Mortensen Mathsby Beverley Paine, 1999
I was asked on an online forum if I knew anything about Mortensen Maths.
Years ago, in our early years, we did Mortensen maths. I did a workshop with Mr Mortensen, an inspiring an ex-potato farmer from Idaho who became a reluctant Montessori teacher (I think to avoid the USA army draft, but my memory might be playing tricks.) He studied in Europe under Maria Montessori's son and was successful at getting his teaching diploma. Once in the classroom, however, he discovered he hated teaching. After a disastrous half-year he decided to stop teaching and he started talking to the children like people. Together they came up with better ways of learning and enjoying maths. His system, Mortensen Maths is good, I think, in so far as a school learning method goes.
It is very structured, and uses 'hand-ons' materials extensively. Maths problems are set out in cheaply printed booklets. The children use the materials in a structured way to work through the problems. The problems are illustrated on the page, representing the materials as if the children were manipulating them. It is easy to follow. The children look at the images and then physically manipulate the materials. Eventually the children see the written problem, manipulate the materials and write down the answer. Ultimately the concept is that children will eventually 'see' the manipulation in their minds and not need to use their hands at all. Using the hands to move objects helps the understanding of the maths principles.
We bought a classroom set, so we could build fantastic towers with them. During the parent workshop Mr Mortensen showed us how to teach basic number facts by building towers. When we ran out of plastic coloured bricks I added our Cuisenairre and wooden M.A.B. blocks.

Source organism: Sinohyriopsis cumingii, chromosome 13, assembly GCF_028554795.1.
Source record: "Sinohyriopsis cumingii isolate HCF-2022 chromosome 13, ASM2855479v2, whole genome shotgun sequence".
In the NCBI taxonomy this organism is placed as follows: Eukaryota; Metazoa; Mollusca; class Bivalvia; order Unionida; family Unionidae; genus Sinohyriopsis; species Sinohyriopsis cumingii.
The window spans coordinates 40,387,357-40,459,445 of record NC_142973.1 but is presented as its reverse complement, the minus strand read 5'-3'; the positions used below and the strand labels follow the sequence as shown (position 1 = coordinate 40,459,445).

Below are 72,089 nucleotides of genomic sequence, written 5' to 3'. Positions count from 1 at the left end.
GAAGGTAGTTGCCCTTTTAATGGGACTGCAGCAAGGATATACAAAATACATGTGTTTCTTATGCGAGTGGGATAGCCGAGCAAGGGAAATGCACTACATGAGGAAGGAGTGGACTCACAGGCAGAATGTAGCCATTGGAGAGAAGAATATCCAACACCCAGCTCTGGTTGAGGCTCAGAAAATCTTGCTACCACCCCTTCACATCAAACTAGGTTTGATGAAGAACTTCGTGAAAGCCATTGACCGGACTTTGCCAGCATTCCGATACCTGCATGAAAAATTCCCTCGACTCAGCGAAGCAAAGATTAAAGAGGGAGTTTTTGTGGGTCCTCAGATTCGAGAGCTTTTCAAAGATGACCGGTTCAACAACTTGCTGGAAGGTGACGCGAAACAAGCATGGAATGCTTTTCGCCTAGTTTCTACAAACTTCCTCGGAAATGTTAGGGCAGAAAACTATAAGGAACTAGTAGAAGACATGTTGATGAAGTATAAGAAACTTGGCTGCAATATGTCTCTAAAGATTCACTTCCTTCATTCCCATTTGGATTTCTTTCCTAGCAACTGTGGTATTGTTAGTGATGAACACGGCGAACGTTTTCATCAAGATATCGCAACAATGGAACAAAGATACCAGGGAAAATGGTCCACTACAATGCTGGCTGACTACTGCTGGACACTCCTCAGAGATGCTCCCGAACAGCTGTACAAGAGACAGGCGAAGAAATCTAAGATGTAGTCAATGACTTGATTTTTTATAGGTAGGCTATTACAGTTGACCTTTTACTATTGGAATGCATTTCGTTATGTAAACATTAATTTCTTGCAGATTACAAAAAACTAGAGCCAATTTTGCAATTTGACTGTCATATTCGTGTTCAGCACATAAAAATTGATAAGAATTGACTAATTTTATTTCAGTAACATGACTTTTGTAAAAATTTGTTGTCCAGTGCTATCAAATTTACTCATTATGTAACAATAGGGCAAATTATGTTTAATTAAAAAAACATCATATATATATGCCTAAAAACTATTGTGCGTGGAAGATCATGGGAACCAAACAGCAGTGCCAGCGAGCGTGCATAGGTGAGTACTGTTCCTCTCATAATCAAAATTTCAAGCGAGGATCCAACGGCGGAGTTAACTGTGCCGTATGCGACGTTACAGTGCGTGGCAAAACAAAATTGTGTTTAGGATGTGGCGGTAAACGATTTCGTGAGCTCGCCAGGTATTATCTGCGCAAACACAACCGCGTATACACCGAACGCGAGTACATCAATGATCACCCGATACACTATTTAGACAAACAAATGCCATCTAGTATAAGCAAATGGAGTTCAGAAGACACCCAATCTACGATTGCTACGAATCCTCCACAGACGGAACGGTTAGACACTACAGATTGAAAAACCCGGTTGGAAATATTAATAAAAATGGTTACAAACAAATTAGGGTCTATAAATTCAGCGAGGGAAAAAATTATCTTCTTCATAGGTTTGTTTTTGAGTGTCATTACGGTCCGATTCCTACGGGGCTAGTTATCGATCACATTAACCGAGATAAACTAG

He also showed how to solve quadratic equations using the blocks. To see teachers struggle with a quadratic equation on paper (all the teachers in the workshop were primary and most feared fractions!) then solve it in seconds by simply rearranging blocks was gratifying! I enjoyed finally understanding exactly what I was doing all those years ago!
Long Division was a breeze too. I used to like going into school and asking ten year olds to do impossible sums and then show them how to get the answer in seconds just moving bricks around. They were impressed. It is a nice parlour trick. A bit like magic, but it certainly raised one young students self esteem around his maths ability and gave him a tool to cope with his lessons.
Our eldest used Mortensen Maths from about age 7. She has a very sound mathematical understanding. She completed all 7 levels available at the time, including algebra. It wasn't like algebra in normal school books though. There is a lot of drill, repetitive drill, to work through, so you learn the process. She started on calculus at the same time and that really emphasised the relationship side of maths; how one things changes as another does. Most of the work in the booklets focused on building up a thorough understanding of the four math functions.
The method really does work, and is great for us olds who never really understood why we do the things we do on paper with fractions, multiplication and division.
Frank Smith once wrote that it is easier to learn to read once you can read though, and that phonics only makes sense then. I think the same thing can be said of maths. It only makes sense, the stuff we are taught from books, even Mortensen method, when we are ready to, when we have some kind of pre-understanding to work with. This was my feeling.
Our eldest sone did about four levels of Mortensen Maths and our youngest about about two, but that was the age of five. We unschooled after that.
Like most school educational materials it wasn't cheap but like most resources it did become available on special regularly. The materials are most expensive, about the same price as LEGO. I bought our set at the workshop for half price: $350. That was in 1989. The booklets were extra, and cost 50c each.
From what I've seen of MathsUSee the materials are almost identical. I'm not sure about the workbooks.
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We began educating our three children in 1985, when our eldest was aged five years. In truth, we had helped them learn what they need to learn as they grew and explored and discovered this amazing world since the moment they were born. I am a passionate advocate of allowing children to learn unhindered by unnecessary stress and competition, meeting developmental needs in ways that suit their individual learning styles and preferences. Ours was a homeschooling, unschooling and natural learning family! There are hundreds of articles on this site to help you build confidence as a home educating family. I hope that your home educating adventure is as satisfying as ours was!
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